The taped-over logo on the headstock. This excludes the Hamer Standard quite easily since the smallest Hamer logo on the Standard covered the space below the E and B-string tuning posts and was oriented in line with the tuning posts. This piece of tape is distinctly angled, a lot smaller, and after the E-string tuning post.
The trussrod cover which features a stylized version of the guitar's moniker: E/2.
The body under that mirror overlay. The Gibson Explorer II had a slightly odd 5-ply body of walnut and maple with the choice of which wood was the "top". Paul's version here is a walnut top.
So, it's a Gibson. That only leaves one question: why tape over the logo on the headstock? The initial thought might be that it was a way to sidestep any contractual obligations to Ibanez but considering the almost blatant use of Hamers for the latter part of the Return of KISS tour that seems unlikely. Why bother covering up the fact that he played a Gibson while his Hamers were plain to see? My guess, and it is just a guess, is that Paul might have been talking with Hamer about a possible endorsement or sponsorship. Paul was into Hamers anyway, and he stated it quite explicitly in some interviews at the time, and they were trying to revive the spirit of the original Gibson build quality. Everyone into guitars at the time probably knew about Paul's involvement with Ibanez on the PS10 so in a sense that was a given, but having started playing custom Hamer Standards it might look a little "bad" if Paul had turned around and played a Gibson. That is, if he was looking for an endorsement deal. Otherwise, why bother?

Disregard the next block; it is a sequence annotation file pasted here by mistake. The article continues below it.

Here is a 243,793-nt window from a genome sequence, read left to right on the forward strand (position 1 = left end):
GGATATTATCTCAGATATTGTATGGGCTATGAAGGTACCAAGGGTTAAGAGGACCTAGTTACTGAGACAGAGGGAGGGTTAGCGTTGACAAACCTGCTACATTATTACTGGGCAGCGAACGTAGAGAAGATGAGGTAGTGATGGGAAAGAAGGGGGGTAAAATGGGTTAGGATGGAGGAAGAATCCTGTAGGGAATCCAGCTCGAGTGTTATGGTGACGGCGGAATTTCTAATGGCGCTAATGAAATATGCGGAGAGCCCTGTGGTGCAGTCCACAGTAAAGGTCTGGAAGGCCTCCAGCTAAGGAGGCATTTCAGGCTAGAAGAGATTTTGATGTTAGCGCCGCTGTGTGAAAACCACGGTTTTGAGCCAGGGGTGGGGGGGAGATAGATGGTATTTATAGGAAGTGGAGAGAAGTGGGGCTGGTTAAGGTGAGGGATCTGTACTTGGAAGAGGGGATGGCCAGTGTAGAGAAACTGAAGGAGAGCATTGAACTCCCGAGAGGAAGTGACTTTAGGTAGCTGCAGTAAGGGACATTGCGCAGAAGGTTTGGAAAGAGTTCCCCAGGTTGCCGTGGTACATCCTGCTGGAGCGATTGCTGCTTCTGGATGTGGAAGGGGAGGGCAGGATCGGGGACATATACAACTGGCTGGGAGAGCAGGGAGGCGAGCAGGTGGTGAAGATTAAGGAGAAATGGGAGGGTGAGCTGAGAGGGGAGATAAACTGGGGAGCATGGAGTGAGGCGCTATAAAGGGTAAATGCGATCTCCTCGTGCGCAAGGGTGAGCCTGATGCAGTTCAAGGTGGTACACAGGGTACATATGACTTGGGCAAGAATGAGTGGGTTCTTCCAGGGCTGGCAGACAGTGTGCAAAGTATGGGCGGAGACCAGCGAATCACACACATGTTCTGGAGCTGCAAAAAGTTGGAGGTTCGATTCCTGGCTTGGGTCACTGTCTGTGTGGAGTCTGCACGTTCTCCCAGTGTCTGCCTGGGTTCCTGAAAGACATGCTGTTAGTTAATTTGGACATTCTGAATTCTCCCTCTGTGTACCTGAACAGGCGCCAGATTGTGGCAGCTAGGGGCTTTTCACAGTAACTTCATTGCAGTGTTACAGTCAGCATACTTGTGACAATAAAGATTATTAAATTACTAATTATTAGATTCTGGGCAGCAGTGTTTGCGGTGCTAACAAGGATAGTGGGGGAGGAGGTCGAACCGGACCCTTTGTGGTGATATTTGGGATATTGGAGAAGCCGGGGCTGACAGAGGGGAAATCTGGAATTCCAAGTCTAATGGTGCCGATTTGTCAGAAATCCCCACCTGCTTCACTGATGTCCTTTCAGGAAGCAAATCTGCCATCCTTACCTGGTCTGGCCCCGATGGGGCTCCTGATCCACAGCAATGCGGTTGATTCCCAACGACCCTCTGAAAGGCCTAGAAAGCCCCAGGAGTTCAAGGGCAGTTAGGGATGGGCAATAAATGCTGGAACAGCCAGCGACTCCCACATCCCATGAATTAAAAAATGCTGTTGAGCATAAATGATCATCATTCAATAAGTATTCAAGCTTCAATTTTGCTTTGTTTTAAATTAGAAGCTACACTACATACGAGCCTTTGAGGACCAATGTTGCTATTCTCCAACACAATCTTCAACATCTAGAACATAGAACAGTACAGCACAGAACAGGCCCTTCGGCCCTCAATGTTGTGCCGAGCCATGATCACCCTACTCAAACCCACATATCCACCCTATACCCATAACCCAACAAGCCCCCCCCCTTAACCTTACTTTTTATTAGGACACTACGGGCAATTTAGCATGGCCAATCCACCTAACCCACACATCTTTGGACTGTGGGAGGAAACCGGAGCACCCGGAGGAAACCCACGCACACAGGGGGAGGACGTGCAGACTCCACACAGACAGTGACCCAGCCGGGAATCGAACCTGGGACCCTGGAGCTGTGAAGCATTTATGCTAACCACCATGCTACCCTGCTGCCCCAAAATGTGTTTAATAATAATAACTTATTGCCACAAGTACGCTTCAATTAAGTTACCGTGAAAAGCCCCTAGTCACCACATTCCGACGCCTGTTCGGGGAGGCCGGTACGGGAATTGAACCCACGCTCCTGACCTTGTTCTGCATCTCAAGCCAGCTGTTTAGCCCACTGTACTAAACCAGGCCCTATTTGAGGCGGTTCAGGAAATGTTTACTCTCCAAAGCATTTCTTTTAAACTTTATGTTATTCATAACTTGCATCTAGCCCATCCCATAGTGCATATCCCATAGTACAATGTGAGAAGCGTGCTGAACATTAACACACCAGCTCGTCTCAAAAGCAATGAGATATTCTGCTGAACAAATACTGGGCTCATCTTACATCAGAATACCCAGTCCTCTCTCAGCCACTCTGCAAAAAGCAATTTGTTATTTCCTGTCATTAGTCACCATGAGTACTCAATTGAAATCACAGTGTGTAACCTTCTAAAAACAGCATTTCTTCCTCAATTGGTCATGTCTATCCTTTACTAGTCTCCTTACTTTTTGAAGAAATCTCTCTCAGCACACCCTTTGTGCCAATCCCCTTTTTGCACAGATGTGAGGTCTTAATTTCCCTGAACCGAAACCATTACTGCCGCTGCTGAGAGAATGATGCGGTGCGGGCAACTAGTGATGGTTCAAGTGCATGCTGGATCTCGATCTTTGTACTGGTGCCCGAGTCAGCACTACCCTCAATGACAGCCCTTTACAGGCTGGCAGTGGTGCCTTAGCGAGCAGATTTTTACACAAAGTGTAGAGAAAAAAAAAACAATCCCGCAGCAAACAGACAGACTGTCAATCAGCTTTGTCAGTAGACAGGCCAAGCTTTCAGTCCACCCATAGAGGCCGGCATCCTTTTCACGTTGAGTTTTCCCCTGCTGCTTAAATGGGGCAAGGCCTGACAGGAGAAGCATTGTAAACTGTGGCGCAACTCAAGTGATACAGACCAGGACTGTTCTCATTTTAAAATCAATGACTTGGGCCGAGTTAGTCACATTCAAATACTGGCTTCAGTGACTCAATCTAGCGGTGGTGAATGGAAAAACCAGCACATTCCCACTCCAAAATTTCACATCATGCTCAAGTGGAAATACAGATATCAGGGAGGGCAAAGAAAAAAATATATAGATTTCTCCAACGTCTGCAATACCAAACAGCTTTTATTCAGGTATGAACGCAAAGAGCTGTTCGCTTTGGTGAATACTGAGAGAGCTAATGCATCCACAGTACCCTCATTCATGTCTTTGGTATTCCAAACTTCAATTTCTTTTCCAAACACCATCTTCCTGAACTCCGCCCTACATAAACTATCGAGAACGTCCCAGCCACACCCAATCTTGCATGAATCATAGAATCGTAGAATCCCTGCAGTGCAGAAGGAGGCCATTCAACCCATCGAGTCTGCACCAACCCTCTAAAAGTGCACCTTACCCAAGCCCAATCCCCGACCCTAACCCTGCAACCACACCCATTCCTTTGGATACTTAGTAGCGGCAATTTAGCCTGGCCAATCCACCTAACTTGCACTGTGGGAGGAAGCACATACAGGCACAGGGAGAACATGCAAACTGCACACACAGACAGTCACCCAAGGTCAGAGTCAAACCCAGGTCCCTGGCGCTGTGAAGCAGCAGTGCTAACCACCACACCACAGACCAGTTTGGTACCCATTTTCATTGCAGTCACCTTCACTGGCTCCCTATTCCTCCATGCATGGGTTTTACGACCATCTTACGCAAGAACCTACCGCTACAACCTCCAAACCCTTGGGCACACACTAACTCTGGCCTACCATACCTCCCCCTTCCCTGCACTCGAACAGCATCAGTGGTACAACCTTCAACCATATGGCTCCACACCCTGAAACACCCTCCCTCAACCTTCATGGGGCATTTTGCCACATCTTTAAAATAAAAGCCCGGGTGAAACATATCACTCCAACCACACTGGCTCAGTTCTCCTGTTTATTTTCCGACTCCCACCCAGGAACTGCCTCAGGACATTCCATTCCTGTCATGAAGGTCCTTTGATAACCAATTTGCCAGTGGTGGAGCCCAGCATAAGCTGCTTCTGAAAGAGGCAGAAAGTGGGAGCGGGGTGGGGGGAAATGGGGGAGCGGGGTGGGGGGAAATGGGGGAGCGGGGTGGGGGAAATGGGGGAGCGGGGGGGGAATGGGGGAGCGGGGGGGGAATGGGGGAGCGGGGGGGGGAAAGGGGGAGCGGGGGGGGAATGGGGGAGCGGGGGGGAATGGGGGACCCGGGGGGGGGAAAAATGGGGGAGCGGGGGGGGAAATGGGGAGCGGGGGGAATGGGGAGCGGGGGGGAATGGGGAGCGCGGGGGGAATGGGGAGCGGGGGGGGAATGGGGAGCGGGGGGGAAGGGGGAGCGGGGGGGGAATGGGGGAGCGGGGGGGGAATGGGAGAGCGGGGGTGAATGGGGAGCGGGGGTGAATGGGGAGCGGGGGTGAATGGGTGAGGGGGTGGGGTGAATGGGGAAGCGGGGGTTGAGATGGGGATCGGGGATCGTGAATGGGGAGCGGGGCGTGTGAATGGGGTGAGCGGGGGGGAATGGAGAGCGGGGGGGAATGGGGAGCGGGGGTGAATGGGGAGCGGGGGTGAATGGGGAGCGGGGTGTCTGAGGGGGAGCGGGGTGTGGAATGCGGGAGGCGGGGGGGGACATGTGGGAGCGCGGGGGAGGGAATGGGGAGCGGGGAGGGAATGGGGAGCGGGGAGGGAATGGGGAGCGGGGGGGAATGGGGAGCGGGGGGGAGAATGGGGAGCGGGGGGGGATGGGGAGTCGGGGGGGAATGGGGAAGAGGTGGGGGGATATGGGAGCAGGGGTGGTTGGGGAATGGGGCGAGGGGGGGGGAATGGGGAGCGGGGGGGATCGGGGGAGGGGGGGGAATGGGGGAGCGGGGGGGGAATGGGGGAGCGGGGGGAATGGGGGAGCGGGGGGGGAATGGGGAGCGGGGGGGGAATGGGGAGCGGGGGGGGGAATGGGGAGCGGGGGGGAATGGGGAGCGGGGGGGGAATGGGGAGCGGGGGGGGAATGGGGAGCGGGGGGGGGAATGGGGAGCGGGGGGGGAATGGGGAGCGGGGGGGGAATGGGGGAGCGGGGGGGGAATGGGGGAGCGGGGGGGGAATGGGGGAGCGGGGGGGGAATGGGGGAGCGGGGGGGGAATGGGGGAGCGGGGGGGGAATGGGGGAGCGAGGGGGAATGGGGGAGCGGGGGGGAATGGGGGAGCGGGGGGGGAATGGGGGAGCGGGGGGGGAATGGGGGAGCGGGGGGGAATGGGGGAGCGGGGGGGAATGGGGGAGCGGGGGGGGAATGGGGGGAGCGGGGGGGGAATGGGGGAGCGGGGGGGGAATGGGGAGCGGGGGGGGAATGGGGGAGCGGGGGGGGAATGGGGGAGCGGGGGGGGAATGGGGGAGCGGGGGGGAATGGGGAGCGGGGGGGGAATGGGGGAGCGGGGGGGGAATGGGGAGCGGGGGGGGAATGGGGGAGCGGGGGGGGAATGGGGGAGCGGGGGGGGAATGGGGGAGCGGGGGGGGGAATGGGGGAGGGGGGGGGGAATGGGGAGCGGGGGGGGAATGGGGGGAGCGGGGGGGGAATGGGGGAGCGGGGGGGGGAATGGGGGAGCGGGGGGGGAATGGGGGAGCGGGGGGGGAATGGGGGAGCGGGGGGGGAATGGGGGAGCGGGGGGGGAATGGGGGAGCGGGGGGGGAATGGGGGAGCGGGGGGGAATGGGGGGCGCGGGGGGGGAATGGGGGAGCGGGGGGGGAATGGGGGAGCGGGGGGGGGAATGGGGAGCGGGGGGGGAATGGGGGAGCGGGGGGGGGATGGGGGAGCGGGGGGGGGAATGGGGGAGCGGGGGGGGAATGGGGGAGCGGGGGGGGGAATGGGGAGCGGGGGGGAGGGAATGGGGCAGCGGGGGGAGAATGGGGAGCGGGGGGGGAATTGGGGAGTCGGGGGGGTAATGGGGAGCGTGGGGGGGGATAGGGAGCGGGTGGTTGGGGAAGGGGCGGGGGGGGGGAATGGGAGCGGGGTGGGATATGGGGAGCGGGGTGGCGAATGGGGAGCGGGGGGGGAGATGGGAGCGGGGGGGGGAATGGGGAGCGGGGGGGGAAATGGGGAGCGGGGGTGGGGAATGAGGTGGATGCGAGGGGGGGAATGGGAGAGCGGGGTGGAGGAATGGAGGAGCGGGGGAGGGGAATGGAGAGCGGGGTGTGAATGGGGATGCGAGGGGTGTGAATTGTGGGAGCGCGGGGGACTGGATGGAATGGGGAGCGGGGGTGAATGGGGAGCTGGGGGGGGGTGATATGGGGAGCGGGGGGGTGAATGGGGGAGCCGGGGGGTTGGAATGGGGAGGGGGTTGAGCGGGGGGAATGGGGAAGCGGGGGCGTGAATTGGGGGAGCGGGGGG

Two minor details about this guitar. First, Paul had the strap button moved to the back of the heel on this guitar much as he had on the Firebird I, and this despite Gibson lauding its new ultra-safe "Posi-Lok" strap button. (Strangely enough the 1976 Explorer didn't get this modification. Instead it just got a screw-in loop.) Second, the catalog version had a more elaborate tailpiece, the TP-6, which allowed for fine tuning while Paul's guitar has a more standard Tune-o-matic tailpiece. Judging by vintage guitar sales of this model it seems as if at least some guitars left the factory with this bridge/tailpiece configuration, perhaps early in the production run. Of course, changing the tailpiece is a very simple modification, especially if you're removing all the hardware to fit a mirror overlay anyway.

The Explorer II only lasted until the end of the 1979 tour, the miniscule pictures on the right show the guitar at the last show of the tour in Toledo, and according to a 1980 interview in Sounds magazine he claimed he hadn't been particularly impressed with the guitar. After the end of the tour the 1979 Explorer II joins the ever-growing ranks of guitars that passed through Paul's hands and then vanished into the mists.
[Above] Last stop for the 1979 Gibson Explorer II and the Return of KISS tour.